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ejact Command

       eject - eject removable media

       eject -h
       eject [-vnrsfmqp] [<name>]
       eject [-vn] -d
       eject [-vn] -a on|off|1|0 [<name>]
       eject [-vn] -c slot [<name>]
       eject [-vn] -i on|off|1|0 [<name>]
       eject [-vn] -t [<name>]
       eject [-vn] -T [<name>]
       eject [-vn] -x <speed> [<name>]
       eject [-vn] -X [<name>]
       eject -V
       Eject allows removable media (typically a CD-ROM, floppy disk, tape, or JAZ or ZIP disk) to be
ejected under software control. The command  can also  control  some  multi-disc CD-ROM changers, the auto-eject feature supported by some devices, and close  the  disc  tray  of  some  CD-ROM drives.        The device corresponding to <name> is ejected. The name can be a device file or mount point, either a full path or  with  the  leading  "/dev",  "/media"  or  "/mnt" omitted. If no name is specified, the default name "cdrom" is used.
       There are four different methods of ejecting, depending on whether  the device  is a CD-ROM, SCSI device, removable floppy, or tape. By default eject tries all four methods in order until it succeeds.        If the device is currently mounted, it is unmounted before ejecting.

       -h                          This option causes eject to display a  brief  description  of  the command options.
       -v              This  makes  eject  run  in verbose mode; more information is displayed about what the command is doing.
       -d                          If invoked with this option, eject lists the default device  name.
       -a on|1|off|0      This  option  controls  the  auto-eject  mode,  supported  by some devices.  When enabled, the drive automatically  ejects  when  the device is closed.
       -c <slot>          With  this  option a CD slot can be selected from an ATAPI/IDE CD-ROM changer. Linux 2.0 or higher is required to use this  feature. The  CD-ROM  drive can not be in use (mounted data CD or playing a  music CD) for a change request to work. Please also note that the           first slot of the changer is referred to as 0, not 1.
       -i on|1|off|0       This  option  controls  locking of the hardware eject button. When enabled, the drive will not be ejected when the button is pressed. This is useful when you are carrying a laptop in a bag or case and don’t want it to eject if the button is inadvertently pressed.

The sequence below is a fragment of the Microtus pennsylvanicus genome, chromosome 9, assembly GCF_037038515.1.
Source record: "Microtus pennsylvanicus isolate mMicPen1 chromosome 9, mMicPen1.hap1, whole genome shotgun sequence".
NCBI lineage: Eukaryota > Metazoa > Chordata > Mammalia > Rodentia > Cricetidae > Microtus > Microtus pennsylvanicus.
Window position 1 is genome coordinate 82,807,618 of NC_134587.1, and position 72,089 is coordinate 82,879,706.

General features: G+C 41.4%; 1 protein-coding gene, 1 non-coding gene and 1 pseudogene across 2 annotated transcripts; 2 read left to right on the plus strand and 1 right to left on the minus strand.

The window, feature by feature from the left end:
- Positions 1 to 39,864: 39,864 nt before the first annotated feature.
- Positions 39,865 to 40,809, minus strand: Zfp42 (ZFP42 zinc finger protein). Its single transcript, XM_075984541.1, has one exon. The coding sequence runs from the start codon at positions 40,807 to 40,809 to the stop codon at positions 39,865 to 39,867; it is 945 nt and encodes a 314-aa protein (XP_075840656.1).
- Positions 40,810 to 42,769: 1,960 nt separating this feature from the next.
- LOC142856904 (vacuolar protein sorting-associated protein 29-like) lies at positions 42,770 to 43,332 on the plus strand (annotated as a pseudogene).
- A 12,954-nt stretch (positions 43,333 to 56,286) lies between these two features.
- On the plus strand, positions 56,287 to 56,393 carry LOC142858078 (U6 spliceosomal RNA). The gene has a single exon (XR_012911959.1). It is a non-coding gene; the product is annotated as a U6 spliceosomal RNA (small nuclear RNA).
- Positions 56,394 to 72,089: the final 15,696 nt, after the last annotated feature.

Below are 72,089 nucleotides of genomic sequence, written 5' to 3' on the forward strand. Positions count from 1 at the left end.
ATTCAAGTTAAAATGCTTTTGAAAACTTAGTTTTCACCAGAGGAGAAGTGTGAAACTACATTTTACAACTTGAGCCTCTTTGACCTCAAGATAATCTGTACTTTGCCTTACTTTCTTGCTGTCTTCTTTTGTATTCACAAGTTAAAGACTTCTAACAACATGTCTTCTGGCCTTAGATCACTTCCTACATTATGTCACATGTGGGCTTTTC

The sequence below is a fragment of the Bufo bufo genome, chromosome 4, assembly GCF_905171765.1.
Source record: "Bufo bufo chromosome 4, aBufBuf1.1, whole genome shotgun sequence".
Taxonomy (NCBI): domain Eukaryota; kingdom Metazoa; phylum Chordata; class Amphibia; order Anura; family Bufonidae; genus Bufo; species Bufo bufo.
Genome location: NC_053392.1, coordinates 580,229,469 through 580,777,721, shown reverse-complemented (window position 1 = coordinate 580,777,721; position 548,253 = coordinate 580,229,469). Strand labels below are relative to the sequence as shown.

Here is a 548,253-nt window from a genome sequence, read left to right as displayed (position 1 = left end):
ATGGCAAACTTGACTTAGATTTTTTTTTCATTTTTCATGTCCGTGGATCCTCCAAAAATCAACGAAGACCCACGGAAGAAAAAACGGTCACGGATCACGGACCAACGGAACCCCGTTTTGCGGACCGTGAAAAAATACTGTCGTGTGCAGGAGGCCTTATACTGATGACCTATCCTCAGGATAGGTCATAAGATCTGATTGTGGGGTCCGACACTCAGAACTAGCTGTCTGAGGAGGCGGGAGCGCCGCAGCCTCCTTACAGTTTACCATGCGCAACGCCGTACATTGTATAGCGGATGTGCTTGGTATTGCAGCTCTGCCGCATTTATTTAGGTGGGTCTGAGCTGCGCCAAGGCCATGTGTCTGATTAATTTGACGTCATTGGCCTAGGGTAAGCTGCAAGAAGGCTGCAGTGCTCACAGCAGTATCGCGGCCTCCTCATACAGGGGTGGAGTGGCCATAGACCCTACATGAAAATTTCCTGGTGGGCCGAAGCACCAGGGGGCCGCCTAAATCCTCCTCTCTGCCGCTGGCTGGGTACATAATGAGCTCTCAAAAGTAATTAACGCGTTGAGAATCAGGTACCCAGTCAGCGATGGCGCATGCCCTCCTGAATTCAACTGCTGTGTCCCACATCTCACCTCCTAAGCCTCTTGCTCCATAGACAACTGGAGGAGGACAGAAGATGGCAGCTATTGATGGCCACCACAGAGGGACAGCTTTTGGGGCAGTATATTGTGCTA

-n                          With this option the selected device is displayed but no action is performed.
       -r                          This option specifies that the drive should  be  ejected  using a CDROM eject command.
       -s                          This  option specifies that the drive should be ejected using SCSI commands.
       -f                           This option specifies that the drive should  be  ejected  using  a removable floppy disk eject command.
       -q                          This  option  specifies  that  the drive should be ejected using a tape drive offline command.
       -p                          This option allow you to use /proc/mounts  instead  /etc/mtab.  It also passes the -n option to umount.
      -m                          This  option  allows eject to work with device drivers which automatically mount removable  media  and  therefore  must  be  always mount(1)ed.   The  option  tells  eject  to not try to unmount the given device, even if it is  mounted  according  to  /etc/mtab or /proc/mounts.
       -V                          This  option causes eject to display the program version and exit.

       All options have corresponding long names, as listed  below.  The  long names can be abbreviated as long as they are unique.
       -h --help
       -v --verbose